What is Diwali, the Festival of Lights?
The season’s brightest and most spectacular festival. For more than 2,500 years, Diwali has been the Hindu celebration of lights. This year, Diwali will take place between November 2nd and continue through to November 6th.
In essence it celebrates the victory of the forces of light over the forces of darkness.
The history of Diwali
India’s festival of lights is held on the 15th day of the Hindu lunar month of Kartik. The main night of Diwali occurs on the night of the new moon, also known as the “darkest night.” Candles and lamps are lit to request the presence of the deities that communities across India recognize on this night. The lights represent hope over despair, knowledge over ignorance, and good over evil.
The word Diwali comes from the Sanskrit word Deepavali, meaning “row of lights.” Although rooted in Hinduism, Diwali is celebrated by many cultures and religions in India.
For many Hindus, especially in northern and central India, Diwali marks the return home of deities Rama, Sita, Lakshmana, and Hanuman to Ayodhya after 14 years of exile. Celebrants of the holiday across India light oil lamps and candles to help guide Rama and his wife Sita home.
In southern India, Diwali popularly celebrates a story of the Hindu god Krishna – a different incarnation of Vishnu – in which Krishna frees 16,000 women from an evil king.
In the western state of Gujarat, one of India’s multiple New Year celebrations coincides with Diwali. Their Diwali celebration is associated with the goddess of prosperity, wealth, good luck, and happiness: Lakshmi. During the celebration, gifts and coins are often exchanged.
And in eastern India, local Hinduism often associates the Diwali festival with the goddess Durga, and her victory of good over evil.
The five days of Diwali.
While Diwali takes place on a single day, Diwali celebrations last at least five days.
Day One of Diwali: Dhanteras
Celebrations for Diwali this year begin on November 2nd with Dhanteras. Dhan means wealth, and teras refers to the 13th day of the lunar month of Kartik. It is believed that buying precious metals on this day brings good fortune.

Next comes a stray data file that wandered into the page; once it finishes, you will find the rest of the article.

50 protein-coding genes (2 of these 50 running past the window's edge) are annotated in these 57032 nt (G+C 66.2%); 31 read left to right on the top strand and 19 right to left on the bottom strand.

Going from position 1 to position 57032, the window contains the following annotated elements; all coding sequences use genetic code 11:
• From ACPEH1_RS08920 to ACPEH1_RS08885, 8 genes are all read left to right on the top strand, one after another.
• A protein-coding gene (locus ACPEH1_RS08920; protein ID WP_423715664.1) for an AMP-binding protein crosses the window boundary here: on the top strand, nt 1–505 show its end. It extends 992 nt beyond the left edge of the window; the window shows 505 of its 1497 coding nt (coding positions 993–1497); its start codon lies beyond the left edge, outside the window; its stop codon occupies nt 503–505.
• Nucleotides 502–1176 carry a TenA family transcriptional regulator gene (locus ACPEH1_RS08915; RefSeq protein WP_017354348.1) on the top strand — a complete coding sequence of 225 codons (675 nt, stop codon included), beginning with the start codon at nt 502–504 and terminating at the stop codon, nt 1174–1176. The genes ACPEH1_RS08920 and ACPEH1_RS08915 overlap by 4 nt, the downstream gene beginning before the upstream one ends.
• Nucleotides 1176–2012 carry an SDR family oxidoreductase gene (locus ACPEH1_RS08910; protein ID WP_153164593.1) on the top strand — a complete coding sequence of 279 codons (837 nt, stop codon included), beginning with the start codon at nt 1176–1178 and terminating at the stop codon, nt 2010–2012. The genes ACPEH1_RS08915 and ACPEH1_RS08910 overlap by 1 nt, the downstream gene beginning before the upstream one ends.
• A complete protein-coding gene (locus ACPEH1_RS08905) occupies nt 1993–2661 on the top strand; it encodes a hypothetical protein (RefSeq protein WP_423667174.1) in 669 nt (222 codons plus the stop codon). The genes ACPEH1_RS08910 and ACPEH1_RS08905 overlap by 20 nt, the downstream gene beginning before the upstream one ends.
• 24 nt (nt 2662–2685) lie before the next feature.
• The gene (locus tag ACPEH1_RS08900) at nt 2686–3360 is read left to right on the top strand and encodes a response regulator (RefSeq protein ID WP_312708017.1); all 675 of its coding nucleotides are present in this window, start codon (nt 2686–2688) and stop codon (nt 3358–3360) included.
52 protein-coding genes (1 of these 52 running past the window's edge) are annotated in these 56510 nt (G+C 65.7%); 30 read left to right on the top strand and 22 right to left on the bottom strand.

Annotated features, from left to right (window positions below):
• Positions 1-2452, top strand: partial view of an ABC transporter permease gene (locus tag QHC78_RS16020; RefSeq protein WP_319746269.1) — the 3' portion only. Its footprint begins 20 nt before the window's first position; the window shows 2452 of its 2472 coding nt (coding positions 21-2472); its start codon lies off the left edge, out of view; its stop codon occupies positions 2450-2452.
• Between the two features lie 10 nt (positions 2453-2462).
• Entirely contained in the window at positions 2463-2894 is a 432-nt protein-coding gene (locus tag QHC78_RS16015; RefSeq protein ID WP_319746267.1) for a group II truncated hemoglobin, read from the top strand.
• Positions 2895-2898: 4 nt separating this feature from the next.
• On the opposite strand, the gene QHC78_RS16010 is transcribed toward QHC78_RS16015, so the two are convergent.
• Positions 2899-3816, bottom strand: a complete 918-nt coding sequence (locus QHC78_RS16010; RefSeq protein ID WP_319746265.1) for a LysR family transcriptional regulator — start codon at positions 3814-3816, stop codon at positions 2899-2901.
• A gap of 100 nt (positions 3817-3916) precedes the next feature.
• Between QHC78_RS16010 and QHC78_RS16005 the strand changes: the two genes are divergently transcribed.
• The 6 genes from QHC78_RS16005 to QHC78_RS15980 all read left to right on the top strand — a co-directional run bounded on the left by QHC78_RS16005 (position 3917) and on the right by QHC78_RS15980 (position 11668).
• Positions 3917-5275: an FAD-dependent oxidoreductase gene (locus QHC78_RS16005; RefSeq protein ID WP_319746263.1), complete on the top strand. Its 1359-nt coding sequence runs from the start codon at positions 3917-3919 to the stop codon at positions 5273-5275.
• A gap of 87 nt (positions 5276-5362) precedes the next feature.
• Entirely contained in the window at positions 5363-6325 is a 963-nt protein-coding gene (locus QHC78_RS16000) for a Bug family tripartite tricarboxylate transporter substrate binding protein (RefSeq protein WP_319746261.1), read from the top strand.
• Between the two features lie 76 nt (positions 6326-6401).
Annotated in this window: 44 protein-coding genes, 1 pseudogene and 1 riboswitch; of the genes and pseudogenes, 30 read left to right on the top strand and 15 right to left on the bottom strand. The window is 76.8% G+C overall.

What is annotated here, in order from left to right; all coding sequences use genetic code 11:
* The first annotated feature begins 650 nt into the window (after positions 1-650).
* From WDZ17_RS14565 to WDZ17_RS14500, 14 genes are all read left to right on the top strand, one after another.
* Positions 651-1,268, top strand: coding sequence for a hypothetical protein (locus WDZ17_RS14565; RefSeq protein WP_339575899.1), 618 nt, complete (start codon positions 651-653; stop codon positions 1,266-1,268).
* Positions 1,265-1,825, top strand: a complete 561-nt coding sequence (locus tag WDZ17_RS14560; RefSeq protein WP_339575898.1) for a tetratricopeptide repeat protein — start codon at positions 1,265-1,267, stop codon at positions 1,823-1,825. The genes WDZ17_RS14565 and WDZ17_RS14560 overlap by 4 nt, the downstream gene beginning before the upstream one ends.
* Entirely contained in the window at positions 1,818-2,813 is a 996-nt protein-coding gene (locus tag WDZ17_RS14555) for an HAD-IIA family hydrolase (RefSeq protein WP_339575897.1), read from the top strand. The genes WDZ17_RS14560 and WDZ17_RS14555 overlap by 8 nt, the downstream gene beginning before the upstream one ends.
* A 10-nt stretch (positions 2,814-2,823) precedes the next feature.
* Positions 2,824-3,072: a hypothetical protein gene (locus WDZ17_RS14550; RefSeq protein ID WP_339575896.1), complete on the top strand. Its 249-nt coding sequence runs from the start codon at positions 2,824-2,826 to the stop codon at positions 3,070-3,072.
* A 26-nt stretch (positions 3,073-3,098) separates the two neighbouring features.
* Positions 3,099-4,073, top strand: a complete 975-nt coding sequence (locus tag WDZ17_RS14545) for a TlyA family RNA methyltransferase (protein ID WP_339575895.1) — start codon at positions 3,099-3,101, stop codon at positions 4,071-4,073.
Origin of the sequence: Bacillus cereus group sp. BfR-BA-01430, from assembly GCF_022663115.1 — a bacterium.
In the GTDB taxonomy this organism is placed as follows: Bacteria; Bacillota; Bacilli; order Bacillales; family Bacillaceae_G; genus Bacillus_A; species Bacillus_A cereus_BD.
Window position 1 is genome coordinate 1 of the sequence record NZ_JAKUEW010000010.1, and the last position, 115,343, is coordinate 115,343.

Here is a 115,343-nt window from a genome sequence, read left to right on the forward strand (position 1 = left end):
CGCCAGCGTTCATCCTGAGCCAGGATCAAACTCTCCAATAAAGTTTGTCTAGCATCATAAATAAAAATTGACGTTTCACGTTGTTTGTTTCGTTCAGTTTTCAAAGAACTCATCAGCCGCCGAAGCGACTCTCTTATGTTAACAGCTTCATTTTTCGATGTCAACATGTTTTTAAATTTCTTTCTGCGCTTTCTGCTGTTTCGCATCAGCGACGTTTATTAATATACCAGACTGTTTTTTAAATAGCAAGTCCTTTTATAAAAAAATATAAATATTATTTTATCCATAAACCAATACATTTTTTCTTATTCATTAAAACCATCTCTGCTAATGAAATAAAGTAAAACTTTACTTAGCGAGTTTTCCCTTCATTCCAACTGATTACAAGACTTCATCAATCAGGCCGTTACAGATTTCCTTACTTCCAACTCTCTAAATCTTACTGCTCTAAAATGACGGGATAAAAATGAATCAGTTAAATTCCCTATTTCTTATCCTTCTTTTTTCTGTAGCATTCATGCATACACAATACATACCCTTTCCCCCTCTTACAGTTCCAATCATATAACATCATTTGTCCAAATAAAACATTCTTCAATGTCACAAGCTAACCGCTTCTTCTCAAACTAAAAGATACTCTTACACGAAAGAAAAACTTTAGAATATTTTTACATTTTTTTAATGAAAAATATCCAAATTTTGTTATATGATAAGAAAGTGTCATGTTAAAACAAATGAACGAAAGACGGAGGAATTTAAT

Day Two of Diwali: Naraka Chaturdasi (or Chhoti Diwali)
The second day of the Diwali celebration is Naraka Chaturdasi, or Chhoti Diwali (small Diwali). Paper demon effigies are burned in Goa, honouring the belief that on this day Lord Krishna and Goddess Kali defeated the demon Narakasura.
Day Three of Diwali: Amavasya
The third, most important day of the Diwali celebration in most places is the new moon day, known as Amavasya. This darkest day of the month, the most important day of the festival throughout most of north and west India. Night-time pujas are held to celebrate Lakshmi, however, some regions focus on honouring the goddess Kali. This day is when candles, oil lamps, and fireworks appear throughout homes and public places.
Day Four of Diwali: Govardhan Puja (or Bali Pratipada)
The fourth day of the festival has different meanings across the different regions of India and has several different names. In north India, Govardhan Puja is celebrated as the day when Lord Krishna defeated Indra the god of thunder and rain. In many households, wives pray for the long life and prosperity of husbands, and husbands present wives with gifts. In several other regions, this day celebrates Lord Vishnu’s victory over demon king Bali on this day.
Day Five of Diwali: Bhai Duj
The fifth and final day of Diwali, known as Bhai Duj, is a day for celebrating siblings. The name duj means second day after the new moon, and bhai means brother. Sisters traditionally place a vermilion tilak, or mark, on their brothers’ foreheads on this post-Diwali celebration day, while brothers take time to lavish gifts on their sisters.